The death of Wilma Montesi is a famousold case that disturbed the minds of Romans. It was a crime story that profoundly marked Italy in the 1950s, and tickled the collective imagination as never before. Explaining the deepest folds of this crime story is no easy task, today as it was then. A crime without a culprit, a broken life for which no justice could be guaranteed.
What happened to Wilma Montesi on 9 April 1953? Many different rumours led to the most imaginative reconstructions, both of the young woman’s life and of the dynamics of her death. For some, however, it was just an inconvenient case that had to be closed in a hurry. The mystery surrounding this macabre affair had already whetted the imagination and morbid curiosity of public opinion, which was certainly not satisfied with the initial and hasty conclusion reached by the public prosecutor’s office, death by misfortune, but it certainly calmed the consciences of those involved: family and investigators.
Who was Wilma Montesi? She was a young Roman woman, 21 years old, fairly beautiful, who on the afternoon of 9 April 1953 left her flat in the north of Rome, which she shared with her family, and never returned.
The girl’s lifeless body was found by a worker, Fortunato Bettini, on the morning of Easter Eve, 11 April, on the coast of Torvaianica. Although the body had been found upside down in the water, after several hours it showed no signs of decomposition, and the girl appeared to be asleep.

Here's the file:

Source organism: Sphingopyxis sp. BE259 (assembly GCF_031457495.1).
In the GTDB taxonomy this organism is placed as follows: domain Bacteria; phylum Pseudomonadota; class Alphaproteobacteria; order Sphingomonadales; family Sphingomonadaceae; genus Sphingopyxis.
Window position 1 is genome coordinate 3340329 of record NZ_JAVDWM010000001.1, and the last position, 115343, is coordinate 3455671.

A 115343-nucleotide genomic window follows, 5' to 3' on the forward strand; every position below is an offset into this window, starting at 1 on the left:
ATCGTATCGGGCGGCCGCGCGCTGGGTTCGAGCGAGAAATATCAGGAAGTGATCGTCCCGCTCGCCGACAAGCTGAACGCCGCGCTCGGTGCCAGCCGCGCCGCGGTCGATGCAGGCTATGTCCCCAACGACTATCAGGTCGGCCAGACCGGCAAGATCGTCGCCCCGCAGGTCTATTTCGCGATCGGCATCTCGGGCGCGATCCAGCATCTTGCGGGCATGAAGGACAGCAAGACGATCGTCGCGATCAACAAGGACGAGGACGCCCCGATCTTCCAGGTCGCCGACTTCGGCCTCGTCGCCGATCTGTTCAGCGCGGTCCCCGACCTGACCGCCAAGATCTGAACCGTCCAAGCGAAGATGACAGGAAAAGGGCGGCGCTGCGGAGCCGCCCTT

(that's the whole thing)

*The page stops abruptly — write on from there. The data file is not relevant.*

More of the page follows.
On Wilma’s body no sign of physical violence despite the fact that she had been found only in a slip and panties, a jacket buttoned at the first button to cover her shoulders. No skirt or garter belt, where did they go? The investigators dismissed the case as a death by misadventure, but there were many things that didn’t add up, many questions with no plausible answers, and a constellation of scabrous backstories began to hover over the life and death of the young woman. Someone thought of this mystery as the representation of a secret war of political matrix between the Christian Democrats and the Communist Party, perhaps then it was no coincidence that the investigation ended up Piero Piccioni, son of the powerful Attilio Piccioni, Christian Democrat Foreign Minister in the government of Alcide De Gasperi, with a great future ahead of him, and the Marquis Ugo Campagna.
The two men, arrested and tried on charges of organising drug and sex parties, were later acquitted. In one of the unlikely reconstructions, Wilma Montesi would have died during one of these parties and Piccione would then have abandoned her on the beach of Torvaianica. Is it possible that Wilma, with her immaculate body as ascertained by the autopsy, and described by those who knew her well as the ‘church and home’ girl, had given herself up to orgies?
She was in love, she was about to get married, so many plans for the future, all this excludes suicide, as some, at the time of the fact, assumed. A misfortune in a few centimetres of water? The body with the legs stretched out and lined up, one arm bent under the chin and the other stretched out along the side, as if she was sleeping, surely the lapping of the sea would have broken up the corpse not arranged in that way, or did someone’s hands pushed by remorse place Wilma in that position?
The Torvaianica detective story has many obscure points, superficial initial investigations conducted hastily, many prominent characters with contrasting behaviour, a death filled with too many contours that probably had nothing to do with the truth. What is certain about this tragic story is that the disappearance of Wilma Montesi was and continues to be a great mystery.